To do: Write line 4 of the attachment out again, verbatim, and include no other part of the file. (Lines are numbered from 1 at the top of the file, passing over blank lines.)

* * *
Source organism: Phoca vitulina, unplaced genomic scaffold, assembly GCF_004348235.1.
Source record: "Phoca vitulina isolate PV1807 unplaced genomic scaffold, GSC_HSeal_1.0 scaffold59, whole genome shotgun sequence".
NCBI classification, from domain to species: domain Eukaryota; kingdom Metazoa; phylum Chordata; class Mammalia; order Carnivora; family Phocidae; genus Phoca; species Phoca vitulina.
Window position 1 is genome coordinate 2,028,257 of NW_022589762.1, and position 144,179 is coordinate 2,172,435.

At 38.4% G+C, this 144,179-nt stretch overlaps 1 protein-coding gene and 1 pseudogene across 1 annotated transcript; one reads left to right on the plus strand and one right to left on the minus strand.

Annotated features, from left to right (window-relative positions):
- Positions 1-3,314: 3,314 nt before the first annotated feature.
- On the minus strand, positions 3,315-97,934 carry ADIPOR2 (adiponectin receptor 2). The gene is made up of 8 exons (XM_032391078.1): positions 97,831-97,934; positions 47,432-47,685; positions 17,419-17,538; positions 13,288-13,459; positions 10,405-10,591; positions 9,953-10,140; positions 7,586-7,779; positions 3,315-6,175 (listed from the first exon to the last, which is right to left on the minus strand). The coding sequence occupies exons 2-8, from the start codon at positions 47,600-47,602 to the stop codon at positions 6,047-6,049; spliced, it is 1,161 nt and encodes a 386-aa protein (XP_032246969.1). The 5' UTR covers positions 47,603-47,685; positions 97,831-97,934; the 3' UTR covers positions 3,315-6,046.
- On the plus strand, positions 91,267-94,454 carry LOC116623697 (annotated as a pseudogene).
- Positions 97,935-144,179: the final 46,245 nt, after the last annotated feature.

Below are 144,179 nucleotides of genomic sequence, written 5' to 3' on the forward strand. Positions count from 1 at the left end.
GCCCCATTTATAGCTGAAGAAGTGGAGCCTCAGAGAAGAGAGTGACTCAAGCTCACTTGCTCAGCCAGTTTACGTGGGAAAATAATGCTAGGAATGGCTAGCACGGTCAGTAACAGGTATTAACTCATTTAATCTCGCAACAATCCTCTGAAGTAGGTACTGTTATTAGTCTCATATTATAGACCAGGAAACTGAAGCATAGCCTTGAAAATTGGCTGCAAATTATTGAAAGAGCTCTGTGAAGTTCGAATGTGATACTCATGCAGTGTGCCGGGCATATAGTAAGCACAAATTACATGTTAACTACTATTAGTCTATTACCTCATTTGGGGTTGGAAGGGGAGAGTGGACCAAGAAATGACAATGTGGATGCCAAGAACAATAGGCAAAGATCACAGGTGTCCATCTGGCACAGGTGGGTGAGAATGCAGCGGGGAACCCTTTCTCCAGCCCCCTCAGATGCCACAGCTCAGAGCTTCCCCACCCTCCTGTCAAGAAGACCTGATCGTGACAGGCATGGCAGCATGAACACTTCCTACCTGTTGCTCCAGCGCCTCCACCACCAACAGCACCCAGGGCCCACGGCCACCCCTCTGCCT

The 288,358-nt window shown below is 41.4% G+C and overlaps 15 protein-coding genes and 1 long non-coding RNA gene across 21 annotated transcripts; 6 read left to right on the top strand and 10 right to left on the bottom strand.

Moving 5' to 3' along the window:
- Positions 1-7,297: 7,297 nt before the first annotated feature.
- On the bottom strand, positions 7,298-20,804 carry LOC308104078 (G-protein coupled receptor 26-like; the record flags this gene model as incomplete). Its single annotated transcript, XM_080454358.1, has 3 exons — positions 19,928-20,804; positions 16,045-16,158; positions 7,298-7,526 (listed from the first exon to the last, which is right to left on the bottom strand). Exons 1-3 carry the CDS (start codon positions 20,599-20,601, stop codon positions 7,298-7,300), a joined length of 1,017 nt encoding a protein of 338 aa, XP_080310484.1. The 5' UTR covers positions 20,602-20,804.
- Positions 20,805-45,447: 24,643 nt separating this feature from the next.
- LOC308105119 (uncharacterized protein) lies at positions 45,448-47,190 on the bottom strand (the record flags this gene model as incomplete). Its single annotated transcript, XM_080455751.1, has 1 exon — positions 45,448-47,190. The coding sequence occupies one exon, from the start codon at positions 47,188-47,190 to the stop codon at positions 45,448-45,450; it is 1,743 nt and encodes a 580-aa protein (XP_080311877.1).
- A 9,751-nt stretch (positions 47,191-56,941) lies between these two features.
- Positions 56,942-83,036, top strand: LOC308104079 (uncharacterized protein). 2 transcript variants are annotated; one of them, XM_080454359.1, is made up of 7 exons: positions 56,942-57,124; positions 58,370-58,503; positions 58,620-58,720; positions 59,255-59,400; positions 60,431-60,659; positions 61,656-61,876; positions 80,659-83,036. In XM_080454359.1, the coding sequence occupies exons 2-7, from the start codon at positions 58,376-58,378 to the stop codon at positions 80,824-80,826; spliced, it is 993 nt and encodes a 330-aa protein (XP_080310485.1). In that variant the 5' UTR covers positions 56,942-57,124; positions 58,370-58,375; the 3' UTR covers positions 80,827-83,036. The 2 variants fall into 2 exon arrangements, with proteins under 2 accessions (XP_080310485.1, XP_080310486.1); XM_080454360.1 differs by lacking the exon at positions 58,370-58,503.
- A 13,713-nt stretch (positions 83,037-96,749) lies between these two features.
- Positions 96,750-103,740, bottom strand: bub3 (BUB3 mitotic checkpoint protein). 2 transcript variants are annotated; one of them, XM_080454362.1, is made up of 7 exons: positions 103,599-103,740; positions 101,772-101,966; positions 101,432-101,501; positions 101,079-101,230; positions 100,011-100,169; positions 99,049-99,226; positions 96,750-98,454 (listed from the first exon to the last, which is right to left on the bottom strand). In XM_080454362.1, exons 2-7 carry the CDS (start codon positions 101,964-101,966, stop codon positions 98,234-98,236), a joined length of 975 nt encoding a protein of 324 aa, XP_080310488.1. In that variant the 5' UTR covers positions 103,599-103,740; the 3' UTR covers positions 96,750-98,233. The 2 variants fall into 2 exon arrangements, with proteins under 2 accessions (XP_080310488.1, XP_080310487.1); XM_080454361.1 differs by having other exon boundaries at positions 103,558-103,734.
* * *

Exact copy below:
Window position 1 is genome coordinate 2,028,257 of NW_022589762.1, and position 144,179 is coordinate 2,172,435.